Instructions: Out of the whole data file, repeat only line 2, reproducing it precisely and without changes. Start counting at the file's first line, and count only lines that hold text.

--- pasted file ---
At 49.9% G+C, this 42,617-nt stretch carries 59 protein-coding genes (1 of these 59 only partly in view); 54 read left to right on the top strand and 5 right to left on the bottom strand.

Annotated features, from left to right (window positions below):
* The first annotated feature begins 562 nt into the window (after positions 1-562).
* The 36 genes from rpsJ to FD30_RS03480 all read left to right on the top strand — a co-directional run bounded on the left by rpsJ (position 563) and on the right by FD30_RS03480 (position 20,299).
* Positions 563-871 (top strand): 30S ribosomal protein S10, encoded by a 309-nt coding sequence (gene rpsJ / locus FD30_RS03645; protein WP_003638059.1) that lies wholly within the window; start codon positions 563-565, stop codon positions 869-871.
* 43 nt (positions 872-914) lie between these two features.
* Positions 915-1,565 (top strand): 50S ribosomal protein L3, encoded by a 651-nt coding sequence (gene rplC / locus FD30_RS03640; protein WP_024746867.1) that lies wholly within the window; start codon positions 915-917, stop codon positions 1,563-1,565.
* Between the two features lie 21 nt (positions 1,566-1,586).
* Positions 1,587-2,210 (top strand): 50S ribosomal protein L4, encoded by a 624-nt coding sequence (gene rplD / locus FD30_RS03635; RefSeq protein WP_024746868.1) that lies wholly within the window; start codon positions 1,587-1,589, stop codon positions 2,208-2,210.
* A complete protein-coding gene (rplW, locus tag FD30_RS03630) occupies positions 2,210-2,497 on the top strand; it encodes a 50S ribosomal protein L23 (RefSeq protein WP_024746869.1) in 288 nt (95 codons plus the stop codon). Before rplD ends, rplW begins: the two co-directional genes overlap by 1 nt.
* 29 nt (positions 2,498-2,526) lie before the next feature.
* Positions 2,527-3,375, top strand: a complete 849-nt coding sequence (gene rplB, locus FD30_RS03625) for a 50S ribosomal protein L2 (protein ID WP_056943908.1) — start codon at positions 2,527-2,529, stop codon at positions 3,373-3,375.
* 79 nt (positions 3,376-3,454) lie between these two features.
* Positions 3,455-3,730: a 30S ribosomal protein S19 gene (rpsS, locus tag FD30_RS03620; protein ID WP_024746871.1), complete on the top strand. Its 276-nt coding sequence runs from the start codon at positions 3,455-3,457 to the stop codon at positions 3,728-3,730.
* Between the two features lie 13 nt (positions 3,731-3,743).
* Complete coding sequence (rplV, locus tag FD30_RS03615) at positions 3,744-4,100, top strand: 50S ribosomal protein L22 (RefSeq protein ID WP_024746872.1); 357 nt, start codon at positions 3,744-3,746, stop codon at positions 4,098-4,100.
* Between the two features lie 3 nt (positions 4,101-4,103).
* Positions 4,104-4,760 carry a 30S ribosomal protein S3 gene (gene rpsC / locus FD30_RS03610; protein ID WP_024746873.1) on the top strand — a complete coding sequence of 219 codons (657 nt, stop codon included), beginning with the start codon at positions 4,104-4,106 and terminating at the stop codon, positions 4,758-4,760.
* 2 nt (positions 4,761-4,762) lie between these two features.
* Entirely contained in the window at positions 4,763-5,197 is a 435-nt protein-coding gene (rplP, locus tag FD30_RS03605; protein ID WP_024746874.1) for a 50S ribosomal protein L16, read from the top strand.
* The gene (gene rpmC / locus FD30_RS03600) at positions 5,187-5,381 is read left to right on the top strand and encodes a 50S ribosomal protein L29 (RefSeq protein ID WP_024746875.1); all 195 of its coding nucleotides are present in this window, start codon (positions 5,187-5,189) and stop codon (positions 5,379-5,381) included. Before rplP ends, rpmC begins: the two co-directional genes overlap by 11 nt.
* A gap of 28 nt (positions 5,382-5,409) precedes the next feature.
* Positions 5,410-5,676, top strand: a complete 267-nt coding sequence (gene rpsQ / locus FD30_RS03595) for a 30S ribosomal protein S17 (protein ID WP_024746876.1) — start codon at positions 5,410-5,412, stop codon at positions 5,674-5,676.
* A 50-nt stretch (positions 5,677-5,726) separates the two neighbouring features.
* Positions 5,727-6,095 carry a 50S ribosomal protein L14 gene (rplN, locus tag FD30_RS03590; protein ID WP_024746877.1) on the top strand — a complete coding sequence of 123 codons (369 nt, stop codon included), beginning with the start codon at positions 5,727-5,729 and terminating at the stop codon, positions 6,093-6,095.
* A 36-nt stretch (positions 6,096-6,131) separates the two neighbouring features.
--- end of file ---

Annotated features, from left to right (window positions below):